Tour de France: C'est quoi, alors?
(this is taken from Yahoo! Sport UK and Ireland: http://uk.eurosport.yahoo.com/22062007/58/tour-de-france-tour-de-france-q-amp.html )
Tour de France – Tour de France: Q&A
Eurosport – Fri, 22 Jun 09:37:00 2007
Tour de France – With the Tour de France starting in London in just two weeks, eurosport.yahoo.com answers some of your questions on cycling's most prestigious event.
How long is the race?
The race is comprised of a short prologue and 20 stages, over 23 days, with just two rest days. By the time the riders reach the finish of the race on the Champs Elysees, they will have covered 3570 kilometres.
Is it the same route every year?
No. In recent years the race has alternated between clockwise and anti-clockwise routes around France. This year, the peloton will tackle the Alps before the Pyrenees. The race has finished on the Champs Elysees every year since 1975, though for the first time this year the race will have stage finishes in Canterbury, Waregem and TIgnes, among other towns.
Where can I watch the Tour de France on TV?
Are the riders in national teams?
No, riders can belong to any team, regardless of which country the team is registered in.
Who won the Tour de France last year?
Floyd Landis is still the official winner, though after the finish of the race it was revealed he tested positive for testosterone on stage 17. Legal proceedings are still taking place over the matter, though it is unlikely to be resolved for some months yet.
Who was the best rider ever?
What is an average rider's height and weight like?
Riders come in all shapes and sizes. Sprinters, such as Tom Boonen, Thor Hushovd and Alessandro Petacchi tend to be bulkier, while mountain specialists like Michael Rasmussen and Leonardo Piepoli are generally very lean and light.
How many calories does a rider burn in a stage?
Anywhere up to 10 000, which is why cyclists frequently take on board energy bars and gels throughout the stage, and consume pasta by the bucket-load in the evenings.
What's a domestique?
A domestique is a rider whose job is to work for his team leader. These riders pick up food and water from their team cars for their leader, protect him from crashes and even give up their bikes for him should he have technical difficulties.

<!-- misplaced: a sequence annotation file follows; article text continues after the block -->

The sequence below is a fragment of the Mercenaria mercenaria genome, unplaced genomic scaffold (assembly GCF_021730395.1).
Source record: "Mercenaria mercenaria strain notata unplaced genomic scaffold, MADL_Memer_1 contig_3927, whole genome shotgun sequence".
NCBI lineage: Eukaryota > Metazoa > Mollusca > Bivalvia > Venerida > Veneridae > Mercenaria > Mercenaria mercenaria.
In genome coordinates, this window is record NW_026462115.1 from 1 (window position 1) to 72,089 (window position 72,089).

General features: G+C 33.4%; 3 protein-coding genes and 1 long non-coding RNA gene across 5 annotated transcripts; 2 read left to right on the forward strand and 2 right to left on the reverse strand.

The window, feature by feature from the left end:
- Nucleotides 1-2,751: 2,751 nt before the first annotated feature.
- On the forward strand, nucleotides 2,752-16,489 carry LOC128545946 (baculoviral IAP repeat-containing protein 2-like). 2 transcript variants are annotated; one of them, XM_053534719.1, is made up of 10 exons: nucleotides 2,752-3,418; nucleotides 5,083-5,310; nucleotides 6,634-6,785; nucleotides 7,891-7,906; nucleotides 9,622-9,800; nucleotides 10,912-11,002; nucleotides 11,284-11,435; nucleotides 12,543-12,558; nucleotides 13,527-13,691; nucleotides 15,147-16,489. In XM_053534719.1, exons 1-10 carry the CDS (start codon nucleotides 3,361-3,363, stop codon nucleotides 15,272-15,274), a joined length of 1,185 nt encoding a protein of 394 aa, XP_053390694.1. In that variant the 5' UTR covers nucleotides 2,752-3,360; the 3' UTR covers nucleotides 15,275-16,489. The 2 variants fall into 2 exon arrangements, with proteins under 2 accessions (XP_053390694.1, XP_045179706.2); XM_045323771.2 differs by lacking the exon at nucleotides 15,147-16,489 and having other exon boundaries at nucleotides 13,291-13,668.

How fast do they ride?
It depends on the stage. Riders can reach up to 100km/h when descending, though the average speed of riding throughout the whole race is a little over 40km/h.
How much do their bikes cost?
A state-of the art carbon road bike will set you back anything up to £4000, and even more in the case of the ultra-aerodynamic time-trial machines. Start saving now.
What are the most exciting stages?
Every stage has its attraction, though some lament the inevitability of sprint finishes during the first week. Stages which shake up the overall standings are ones not to be missed, generally mountain stages and time-trials. Anything with "hors-categorie" – climbs so tough they go beyond the scale are invariably good to watch.
How do riders answer the call of nature?
In professional racing the stakes are high. There's rarely time to stop and find a bush, never mind call in at a roadside café en route. Most of the time riders just, well, sit back and let it flow.
Why do they bother with breakaways when they always fail?
Because sometimes, on the odd occasion, they do actually succeed. Just ask Caisse d'Epargne rider Oscar Pereiro. He lost almost half an hour in the Pyrenees last year, went on a huge breakaway on stage 13, and claimed the yellow jersey. Floyd Landis' Phonak team was content to let him go, confident he would struggle in the Alps. He didn't, and finished second overall. For all those who aren't among the top sprinters and climbers, a breakaway is their only hope of winning a stage in cycling's most prestigious race.
Are teams allowed to enforce F1-style "team orders"?
Most definitely. In fact team-tactics dominate cycling far more so than in F1. While individuals may take all the glory, they would not be able to do so without the support of their team-mates, who will more often than not sacrifice their own interests to work for them. When Jan Ullrich attacked decisively in Andorra on his way to winning Tour de France in 1997, he first cycled back to his Telekom team car to ask for permission to leave Bjarne Riis, his team leader, who was struggling.
Why is the whole peloton given the same time when they don't cross the line simultaneously?
The sheer number of riders means that there is an inevitable time delay between the sprinters crossing the line, and those at the back of the peloton, though they all essentially form part of the same group, who have arrived in together.
Are you allowed to change bikes mid-stage?
Yes, and riders often do. If a rider's chain comes off during a crucial moment in a race and the team car is to hand, they will supply him with another bike instantly.
Do cyclists actually bonk in public?
Every cyclist has bonked on a mountain at some stage in his career. It is the term used when cyclists' energy levels are at rock-bottom, and they slow down dramatically. It happened to Floyd Landis in spectacular fashion on stage 16 last year. Within the space of just a few kilometres on the climb to La Toussuire, he lost over eight minutes on his rivals.
For more information and to check out information on the 2009 Tour de France, start looking at Yahoo's Eurosport pag: France/Monaco 2009 Tour de France